Popcorn, Property Taxes and Tortilla Chips

There’s a new snack game in town

What goes around comes around, and that’s true for money and caramel corn.

Junction City-based 4Him Food Group, the parent company of popcorn manufacturer Cosmos Creations, filed for bankruptcy in July 2019, citing the loss of two major sales accounts in 2015-16 that represented 70 percent of its revenue. 

Internal changes within Costco and Sam’s Club, the company’s two biggest accounts, led to Cosmos’ losing business and entering a period of unprofitability, Cosmos General Manager John Strasheim said in an interview with Eugene Weekly.

“When you lose 70 percent of your business pretty quickly, it’s hard to recover,” Strasheim says.

But Cosmos has a future: Hood River-based Juanita’s Fine Foods, known for those tortilla chips in the red plastic bag, purchased Cosmos in a deal valued at close to $11.4 million, with $9.2 million in cash.

From 2015 to 2017, Cosmos did not have to pay property taxes when it was the beneficiary of an enterprise zone exemption in Lane County — an economic development incentive that waives businesses’ property taxes in exchange for promising to create jobs. As of 2017, the company had 68 employees, 40 more than what it started with before receiving the exemption, according to Oregon Department of Revenue records.

As part of a settlement filed in December 2019, Cosmos paid Lane County, a secured creditor, $146,368. That’s more than the $94,140 Cosmos received in property tax breaks during its exemption, Department of Revenue records show.

A September 2018 EW investigation found that Lane County has given out nearly $15 million in said tax breaks over the last decade. Despite having the ability to exercise oversight over the program, and ensure that the companies are creating the jobs they report on county forms, EW’s investigation found that local officials chose not to do so.

The amount Cosmos paid back to the county represents unpaid property taxes, unpaid business personal property tax and interest and warrant fees, according to county spokesperson Devon Ashbridge.

An additional requirement of enterprise zones is an investment in constructing a new building, an addition or modification to an existing building or investing in machinery. The enterprise zone exemption waives local property taxes on these new investments, according to Business Oregon, while the business pays the pre-existing level for other property. Once the exemption expires, the company must pay taxes on the maximum assessed value of the property. Cosmos paid over $379,000 in property taxes since 2015, according to Lane County.

Now, Juanita’s is applying for a spot in the enterprise zone. Due to the lack of a completed enterprise zone application, it’s unclear how many jobs the company says it will create as Junction City is still working with Juanita’s to resolve issues related to Cosmos, Jason Knope, city manager of Junction City writes in an email. Knope says he assumes that once those issues are resolved, Juanita’s will finish its application.

But what will happen to Cosmos’ employees? As part of the purchase agreement, Juanita’s is not responsible for Cosmos’ prior employees, but Strasheim says they are sticking around. The company now employs about 50 people, and Strasheim attributes the decrease to the downturn after losing the Sam’s Club and Costco accounts.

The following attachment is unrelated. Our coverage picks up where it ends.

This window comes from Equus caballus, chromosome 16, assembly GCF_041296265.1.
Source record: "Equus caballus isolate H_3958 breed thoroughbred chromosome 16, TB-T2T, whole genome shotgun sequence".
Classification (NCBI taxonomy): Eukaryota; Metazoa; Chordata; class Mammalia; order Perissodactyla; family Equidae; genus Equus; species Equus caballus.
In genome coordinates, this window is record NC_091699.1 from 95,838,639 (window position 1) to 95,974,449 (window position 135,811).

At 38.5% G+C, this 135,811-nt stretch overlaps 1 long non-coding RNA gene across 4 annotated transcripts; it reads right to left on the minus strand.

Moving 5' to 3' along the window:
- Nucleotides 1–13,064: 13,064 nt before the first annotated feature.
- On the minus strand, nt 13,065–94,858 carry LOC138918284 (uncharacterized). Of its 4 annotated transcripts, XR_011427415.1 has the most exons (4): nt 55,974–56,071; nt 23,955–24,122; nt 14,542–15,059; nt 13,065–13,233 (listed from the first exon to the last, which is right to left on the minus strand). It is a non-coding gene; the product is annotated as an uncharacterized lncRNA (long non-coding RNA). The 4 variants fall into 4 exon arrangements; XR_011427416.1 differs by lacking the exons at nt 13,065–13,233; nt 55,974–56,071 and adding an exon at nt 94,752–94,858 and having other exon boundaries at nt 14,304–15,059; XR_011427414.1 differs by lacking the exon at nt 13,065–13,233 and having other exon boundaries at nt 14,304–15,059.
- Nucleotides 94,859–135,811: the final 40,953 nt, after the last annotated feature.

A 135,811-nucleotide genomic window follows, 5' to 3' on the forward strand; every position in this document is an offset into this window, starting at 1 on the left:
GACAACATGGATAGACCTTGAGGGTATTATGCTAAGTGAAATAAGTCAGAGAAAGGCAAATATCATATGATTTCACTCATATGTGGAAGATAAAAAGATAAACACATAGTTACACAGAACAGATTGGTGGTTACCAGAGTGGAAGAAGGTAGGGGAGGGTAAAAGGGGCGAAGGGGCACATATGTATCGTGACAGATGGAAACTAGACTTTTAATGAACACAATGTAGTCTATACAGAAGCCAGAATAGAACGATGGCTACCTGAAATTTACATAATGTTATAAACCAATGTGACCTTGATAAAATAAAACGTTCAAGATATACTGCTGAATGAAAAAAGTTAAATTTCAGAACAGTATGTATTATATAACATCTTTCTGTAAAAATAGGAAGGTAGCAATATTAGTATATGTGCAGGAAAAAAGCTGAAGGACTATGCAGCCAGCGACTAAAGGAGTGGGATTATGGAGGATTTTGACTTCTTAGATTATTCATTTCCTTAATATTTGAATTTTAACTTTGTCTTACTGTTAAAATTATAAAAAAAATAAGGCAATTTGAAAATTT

Sweet side economics 

Business was booming in 2015 for Cosmos. With the help of sales to Sam’s Club and Costco, the company posted almost $17 million in revenue in 2015 — a huge increase from revenue of $300,000 a few years earlier.

But the kernels stopped popping because of changes at Sam’s Club and Costco. As a result, Cosmos couldn’t pay back a line of credit from its bank, which then led to the bank limiting Cosmos’ ability to borrow. Cosmos had to turn to alternative lenders that provided loans with high interest rates, according to bankruptcy court documents. Cosmos stayed open, but couldn’t break even as quickly as initially thought and the bank scheduled a foreclosure of Cosmos’ assets on July 3, 2019; Cosmos filed for bankruptcy on July 2.

In October 2018, Cosmos engaged middle market investment bank Armory Securities to solicit potential suitors. The search yielded two possible buyers. Boston-based business advisory firm Gordon Brothers offered $7.5 million to purchase all of Cosmos’ assets through a reorganization process, but Strasheim says that Gordon Brothers’ price wasn’t reflective of the company’s value. Summit Investment Management offered to purchase all of Cosmos’ existing debt under the condition that the company could raise an additional $2.5 million in equity, which Strasheim says wasn’t possible due to Cosmos’ debt and unprofitability.

Around March 2019, Strasheim approached Juanita’s independently to discuss a transaction and Strasheim negotiated for what he described in bankruptcy documents as “the highest possible purchase price.” Strasheim preferred to complete the deal outside of bankruptcy while Juanita’s insisted that it be done under bankruptcy.

“The idea of the bankruptcy and the sale was to maximize the value of the assets so that creditors could receive some money,” says Cosmos attorney Timothy Solomon of Sussman Shank LLP.

A sweet and salty future

In the wake of the sale, Strasheim said that the company is coming back. He says that while the first quarters are unprofitable due partially to seasonal trends and Cosmos’ financial situation, he expects for Cosmos to be profitable by May or June. Strasheim said that the company has learned quite a bit about what works and hasn’t worked for Cosmos and that the company has had success with its private label products.

New snacks are coming too, with Strasheim saying that the company will be introducing new lines of tortilla chips.